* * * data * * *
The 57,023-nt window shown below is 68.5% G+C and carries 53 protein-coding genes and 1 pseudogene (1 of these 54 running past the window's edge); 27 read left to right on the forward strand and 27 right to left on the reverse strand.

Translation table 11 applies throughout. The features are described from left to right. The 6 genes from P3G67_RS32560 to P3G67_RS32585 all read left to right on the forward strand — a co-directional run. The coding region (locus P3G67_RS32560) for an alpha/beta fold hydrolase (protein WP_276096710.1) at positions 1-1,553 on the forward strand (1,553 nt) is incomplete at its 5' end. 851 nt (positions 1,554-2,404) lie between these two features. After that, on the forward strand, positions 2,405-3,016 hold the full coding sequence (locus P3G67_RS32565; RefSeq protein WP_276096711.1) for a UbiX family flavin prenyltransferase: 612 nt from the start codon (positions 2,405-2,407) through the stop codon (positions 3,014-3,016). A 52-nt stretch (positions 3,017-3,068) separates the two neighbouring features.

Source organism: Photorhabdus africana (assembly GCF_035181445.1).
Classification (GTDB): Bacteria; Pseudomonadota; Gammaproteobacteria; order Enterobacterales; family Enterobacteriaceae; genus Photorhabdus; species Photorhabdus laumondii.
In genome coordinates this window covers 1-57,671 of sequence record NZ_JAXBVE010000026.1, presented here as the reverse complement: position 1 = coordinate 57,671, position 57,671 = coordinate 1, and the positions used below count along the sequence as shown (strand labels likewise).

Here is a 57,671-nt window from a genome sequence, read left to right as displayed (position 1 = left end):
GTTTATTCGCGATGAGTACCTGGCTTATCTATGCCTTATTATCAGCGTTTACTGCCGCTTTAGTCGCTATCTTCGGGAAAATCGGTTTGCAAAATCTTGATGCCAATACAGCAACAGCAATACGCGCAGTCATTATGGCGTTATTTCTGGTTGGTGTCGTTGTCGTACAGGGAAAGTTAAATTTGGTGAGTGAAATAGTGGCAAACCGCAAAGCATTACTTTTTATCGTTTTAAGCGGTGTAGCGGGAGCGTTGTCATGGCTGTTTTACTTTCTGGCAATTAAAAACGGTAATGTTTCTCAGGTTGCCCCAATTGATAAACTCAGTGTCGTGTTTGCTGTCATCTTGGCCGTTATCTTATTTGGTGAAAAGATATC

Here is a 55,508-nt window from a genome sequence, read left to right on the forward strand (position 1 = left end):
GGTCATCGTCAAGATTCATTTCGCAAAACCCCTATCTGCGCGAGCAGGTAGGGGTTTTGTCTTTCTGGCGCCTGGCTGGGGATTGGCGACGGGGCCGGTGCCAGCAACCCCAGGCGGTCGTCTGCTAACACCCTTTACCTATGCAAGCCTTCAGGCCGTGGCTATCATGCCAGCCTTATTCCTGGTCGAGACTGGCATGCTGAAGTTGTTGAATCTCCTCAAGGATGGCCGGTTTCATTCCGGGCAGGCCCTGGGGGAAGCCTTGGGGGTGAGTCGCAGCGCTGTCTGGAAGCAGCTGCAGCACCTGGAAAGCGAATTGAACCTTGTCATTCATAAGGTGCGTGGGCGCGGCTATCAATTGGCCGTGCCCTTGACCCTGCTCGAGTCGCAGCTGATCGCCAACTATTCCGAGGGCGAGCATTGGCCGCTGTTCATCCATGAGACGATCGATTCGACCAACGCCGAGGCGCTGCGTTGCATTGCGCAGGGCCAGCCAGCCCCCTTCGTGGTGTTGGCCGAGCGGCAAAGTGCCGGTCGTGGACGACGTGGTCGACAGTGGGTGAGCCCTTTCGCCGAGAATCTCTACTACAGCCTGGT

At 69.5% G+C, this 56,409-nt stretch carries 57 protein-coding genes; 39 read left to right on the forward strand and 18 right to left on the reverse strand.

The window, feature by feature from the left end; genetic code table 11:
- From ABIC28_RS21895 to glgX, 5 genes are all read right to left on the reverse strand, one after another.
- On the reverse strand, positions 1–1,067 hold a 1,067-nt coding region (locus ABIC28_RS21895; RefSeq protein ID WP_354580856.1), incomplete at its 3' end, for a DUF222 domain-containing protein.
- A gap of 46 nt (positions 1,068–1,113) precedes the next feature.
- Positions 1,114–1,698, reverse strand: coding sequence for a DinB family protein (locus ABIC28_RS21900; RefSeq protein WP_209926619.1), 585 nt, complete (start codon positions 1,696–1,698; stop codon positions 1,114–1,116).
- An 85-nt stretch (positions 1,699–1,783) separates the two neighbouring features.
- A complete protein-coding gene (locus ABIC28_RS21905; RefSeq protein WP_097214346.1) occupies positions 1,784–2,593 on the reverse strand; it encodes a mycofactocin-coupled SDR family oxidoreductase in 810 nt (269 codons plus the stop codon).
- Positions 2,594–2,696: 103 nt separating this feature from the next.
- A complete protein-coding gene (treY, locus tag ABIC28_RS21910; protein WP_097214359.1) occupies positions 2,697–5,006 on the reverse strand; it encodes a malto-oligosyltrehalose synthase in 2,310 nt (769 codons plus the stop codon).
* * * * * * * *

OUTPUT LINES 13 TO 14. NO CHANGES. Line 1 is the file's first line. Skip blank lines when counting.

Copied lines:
- On the reverse strand, positions 1–1,067 hold a 1,067-nt coding region (locus ABIC28_RS21895; RefSeq protein ID WP_354580856.1), incomplete at its 3' end, for a DUF222 domain-containing protein.
- A gap of 46 nt (positions 1,068–1,113) precedes the next feature.